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Springfield Hellcat Review

The Capacity King of the Micro Subcompacts

Photos by Rob Curtis

Why folks choose to carry a 7-round, subcompact pistol is simply beyond us. Now look, if you’re in a no-sh*t, if they find my gun they’ll kill me/fire me/whatever real-deal, nonpermissive environment, then OK — that makes sense. But, if not, why handicap your abilities by carrying a pistol that you’re not at the top of your game with? So you can wear your skinny jeans and a size smedium shirt? C’mon.

OK, try this one on — here’s an all too familiar scenario. You and your family are in a large grocery store, restaurant, or fair and a couple of active murderers decide today is the day and they’re between you and the exit. Is carrying that 7-round single stack really where you want to be?

The Hellcat’s frame is a bit wider than the slide, making the slide release easy to hit and turning the takedown lever into a thumb-rest, for those inclined to use it that way.

With that said, there’s a compromise, when the situation necessitates it, and that compromise is a new classification of pistol called the micro-compact. Like Sig Sauer’s P365, these micro-compacts are capable of comfortably carrying 10 to 15 rounds of 9mm ammunition in a small, concealable package, but are also highly shootable and extremely accurate. OWB, IWB, AIWB, pocket carry, ankle carry, off-body carry, these pistols are capable of doing it all. Huge bonus points if they have the capability of accepting a miniature red-dot sight to make up for their extremely short sight radius. By adding a red-dot into the mix, you have the closest thing to a carbine in your pants as you can get. That is what we’d want if things go sideways.

The latest addition to this new segment is Springfield Armory’s Hellcat micro-compact carry pistol. Within the handgun market, Springfield is probably best known today for its popular polymer-framed XD-series pistols. Whether you love the XD or hate it, the Hellcat isn’t one. In fact, the Springfield Hellcat is an all-new, from-the-ground-up design for Springfield, and it just may prove to be its best yet. Time will tell, but it may claw its way to the top of this new micro-pistol classification.

After spending some time with the Hellcat, it quickly became obvious that someone, or someones, inside Springfield Armory have been paying very close attention to the market, or has accepted some guidance from a group that knows a thing or two about what makes an ideal carry pistol.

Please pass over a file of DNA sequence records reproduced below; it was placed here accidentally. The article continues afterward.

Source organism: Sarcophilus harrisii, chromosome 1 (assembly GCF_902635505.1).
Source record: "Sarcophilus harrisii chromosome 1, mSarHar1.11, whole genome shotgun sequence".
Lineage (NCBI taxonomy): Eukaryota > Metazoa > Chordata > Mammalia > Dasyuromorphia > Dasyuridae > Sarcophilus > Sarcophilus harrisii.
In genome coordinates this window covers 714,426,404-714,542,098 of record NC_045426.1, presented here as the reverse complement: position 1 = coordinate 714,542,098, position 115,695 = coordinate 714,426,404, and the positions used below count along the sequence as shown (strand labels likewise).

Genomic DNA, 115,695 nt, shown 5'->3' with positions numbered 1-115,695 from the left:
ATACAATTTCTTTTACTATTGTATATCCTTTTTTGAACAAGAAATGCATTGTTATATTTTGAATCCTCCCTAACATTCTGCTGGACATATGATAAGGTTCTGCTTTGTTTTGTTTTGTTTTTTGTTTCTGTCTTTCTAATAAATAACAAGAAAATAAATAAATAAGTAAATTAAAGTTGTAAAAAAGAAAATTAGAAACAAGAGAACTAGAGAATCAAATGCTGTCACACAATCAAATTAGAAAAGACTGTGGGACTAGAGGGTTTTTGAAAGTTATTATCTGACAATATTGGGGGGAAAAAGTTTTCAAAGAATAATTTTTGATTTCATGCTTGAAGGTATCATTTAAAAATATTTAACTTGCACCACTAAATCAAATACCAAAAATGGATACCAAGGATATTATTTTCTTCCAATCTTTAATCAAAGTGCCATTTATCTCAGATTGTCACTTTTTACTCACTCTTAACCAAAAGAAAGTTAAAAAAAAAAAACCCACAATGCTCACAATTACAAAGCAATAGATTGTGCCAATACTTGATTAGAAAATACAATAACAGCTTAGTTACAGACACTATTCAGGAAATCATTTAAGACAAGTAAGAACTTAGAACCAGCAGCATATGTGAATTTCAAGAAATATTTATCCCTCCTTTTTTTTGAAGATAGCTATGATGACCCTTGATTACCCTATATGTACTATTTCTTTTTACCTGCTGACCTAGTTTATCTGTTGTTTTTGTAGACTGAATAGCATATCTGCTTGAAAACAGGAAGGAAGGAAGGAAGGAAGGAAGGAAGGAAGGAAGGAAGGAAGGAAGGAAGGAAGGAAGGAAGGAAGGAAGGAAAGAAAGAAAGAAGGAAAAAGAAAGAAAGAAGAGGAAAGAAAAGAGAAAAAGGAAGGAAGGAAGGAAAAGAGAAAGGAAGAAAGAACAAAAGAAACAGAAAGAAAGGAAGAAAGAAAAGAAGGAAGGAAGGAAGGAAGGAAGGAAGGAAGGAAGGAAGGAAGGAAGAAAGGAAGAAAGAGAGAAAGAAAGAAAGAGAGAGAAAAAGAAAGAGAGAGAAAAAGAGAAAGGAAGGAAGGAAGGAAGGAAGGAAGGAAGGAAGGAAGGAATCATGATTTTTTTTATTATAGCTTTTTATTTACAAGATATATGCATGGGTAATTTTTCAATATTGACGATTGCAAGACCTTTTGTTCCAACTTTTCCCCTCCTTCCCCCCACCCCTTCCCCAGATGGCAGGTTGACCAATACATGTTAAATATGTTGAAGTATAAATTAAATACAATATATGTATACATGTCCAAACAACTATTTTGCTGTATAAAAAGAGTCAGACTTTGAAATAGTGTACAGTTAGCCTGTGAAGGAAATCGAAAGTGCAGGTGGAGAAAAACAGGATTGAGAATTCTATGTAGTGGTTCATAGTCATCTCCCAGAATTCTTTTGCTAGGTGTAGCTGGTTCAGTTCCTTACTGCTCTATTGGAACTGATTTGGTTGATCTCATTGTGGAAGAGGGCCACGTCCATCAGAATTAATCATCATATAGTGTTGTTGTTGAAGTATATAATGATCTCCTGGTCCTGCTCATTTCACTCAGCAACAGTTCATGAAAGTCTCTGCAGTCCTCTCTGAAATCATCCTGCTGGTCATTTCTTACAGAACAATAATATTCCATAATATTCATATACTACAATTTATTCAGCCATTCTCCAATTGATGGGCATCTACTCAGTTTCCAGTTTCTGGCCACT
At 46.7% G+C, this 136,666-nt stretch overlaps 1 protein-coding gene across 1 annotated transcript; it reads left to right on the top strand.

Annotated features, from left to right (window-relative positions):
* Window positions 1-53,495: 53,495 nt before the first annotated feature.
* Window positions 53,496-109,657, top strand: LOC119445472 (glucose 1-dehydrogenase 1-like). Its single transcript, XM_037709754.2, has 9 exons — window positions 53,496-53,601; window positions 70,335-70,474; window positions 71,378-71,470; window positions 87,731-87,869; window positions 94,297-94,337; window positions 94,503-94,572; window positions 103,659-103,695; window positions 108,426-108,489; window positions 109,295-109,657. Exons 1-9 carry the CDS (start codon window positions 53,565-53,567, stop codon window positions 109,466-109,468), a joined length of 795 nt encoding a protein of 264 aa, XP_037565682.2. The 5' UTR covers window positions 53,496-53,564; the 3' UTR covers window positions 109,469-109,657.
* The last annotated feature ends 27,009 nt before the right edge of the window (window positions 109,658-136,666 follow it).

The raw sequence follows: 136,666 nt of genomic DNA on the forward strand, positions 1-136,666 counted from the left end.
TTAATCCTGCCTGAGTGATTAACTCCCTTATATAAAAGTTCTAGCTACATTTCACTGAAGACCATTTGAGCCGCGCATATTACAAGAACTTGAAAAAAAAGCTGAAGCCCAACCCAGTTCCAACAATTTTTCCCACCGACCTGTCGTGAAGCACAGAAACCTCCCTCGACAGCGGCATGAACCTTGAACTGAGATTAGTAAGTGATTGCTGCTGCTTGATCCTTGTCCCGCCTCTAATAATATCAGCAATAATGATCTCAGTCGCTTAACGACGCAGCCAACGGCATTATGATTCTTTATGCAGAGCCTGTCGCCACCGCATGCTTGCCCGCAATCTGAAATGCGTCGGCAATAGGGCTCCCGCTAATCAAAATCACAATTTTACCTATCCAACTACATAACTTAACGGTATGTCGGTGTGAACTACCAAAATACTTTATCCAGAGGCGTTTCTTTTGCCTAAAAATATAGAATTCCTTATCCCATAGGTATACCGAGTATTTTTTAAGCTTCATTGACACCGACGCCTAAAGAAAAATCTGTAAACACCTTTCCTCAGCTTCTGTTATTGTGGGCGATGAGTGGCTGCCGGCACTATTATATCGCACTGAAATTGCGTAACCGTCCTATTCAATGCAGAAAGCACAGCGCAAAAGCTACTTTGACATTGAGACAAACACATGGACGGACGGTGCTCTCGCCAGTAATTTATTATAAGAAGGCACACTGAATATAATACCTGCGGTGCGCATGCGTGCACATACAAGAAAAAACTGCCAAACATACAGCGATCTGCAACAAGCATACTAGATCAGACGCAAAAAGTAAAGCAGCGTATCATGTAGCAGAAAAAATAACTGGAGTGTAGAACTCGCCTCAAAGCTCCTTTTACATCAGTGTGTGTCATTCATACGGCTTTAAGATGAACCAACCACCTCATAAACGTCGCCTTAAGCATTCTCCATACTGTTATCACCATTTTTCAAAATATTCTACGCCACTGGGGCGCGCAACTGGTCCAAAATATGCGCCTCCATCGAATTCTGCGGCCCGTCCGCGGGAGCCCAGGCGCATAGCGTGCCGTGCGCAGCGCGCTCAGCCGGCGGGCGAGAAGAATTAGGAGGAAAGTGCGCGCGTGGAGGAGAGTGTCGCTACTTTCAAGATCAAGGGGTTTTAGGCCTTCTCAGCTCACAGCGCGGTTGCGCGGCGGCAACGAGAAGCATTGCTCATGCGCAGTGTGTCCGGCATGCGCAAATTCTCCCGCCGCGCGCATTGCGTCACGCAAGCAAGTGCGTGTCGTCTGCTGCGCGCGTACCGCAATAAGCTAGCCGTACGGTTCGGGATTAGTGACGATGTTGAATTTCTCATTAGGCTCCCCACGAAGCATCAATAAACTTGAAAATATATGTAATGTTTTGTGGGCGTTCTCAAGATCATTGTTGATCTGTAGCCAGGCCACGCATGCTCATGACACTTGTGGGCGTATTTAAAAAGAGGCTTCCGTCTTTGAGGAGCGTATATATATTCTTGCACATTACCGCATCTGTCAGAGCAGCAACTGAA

Dimensionally, the Springfield Hellcat falls right in the middle of the micro-compact class, measuring 1 inch wide, 6 inches long, and 4 inches tall. The barrel is 3 inches in length, and the whole package weighs in at just 17.9 ounces for the OSP model, with an empty flush-fit magazine.

The Springfield Hellcat’s frame is a bit wider than the slide, making the slide release easy to hit and turning the takedown lever into a thumb-rest, for those inclined to use it that way.sprinfield hellcat

Two versions are available; one with iron-sights and one milled for the popular Shield RMS-C footprint with co-witnessed iron sights. Our test pistol is the milled version and came equipped with an RMS-C, nestled extremely deep within the slide, just the way it should. So deep, in fact, that the bottom of the lens is almost level with the top of the slide. The low-profile, snag-free iron sights are visible within the window of the sight and are positioned just above what would be considered lower 1/3 co-witness height. Both models feature the same front sight, featuring a high-vis yellow circle that surrounds a tritium insert and a U-notched rear sight with a white outline … that’s easily blacked out with a Sharpie.

Frame

To kick things off, Springfield Armory nailed the undercut of the Springfield Hellcat trigger guard, allowing a high-firing hand grip, bringing the already low-bore axis that much closer to the top of the hand. The pistol snuggles deep into the web of your hand, and the extended beavertail allows for an extra high-grip without any fear of railroading.Grip texture is strategically placed on the grip frame, allowing just enough bite to keep the pistol firmly within your grasp during rapid-fire strings, but not so coarse that it’ll easily abrade skin or light clothing. Springfield accomplished this with different sized and shaped pyramids. Tall and small pyramids are staggered; the tall ones have a flattened top, while the short versions have a pointed one. Essentially, a firm grip will allow the small pointy pyramids to bite into your palm and fingers locking the frame in place, while the large ones add ancillary grip, yet reduce abrasion to textiles and skin that they may brush against.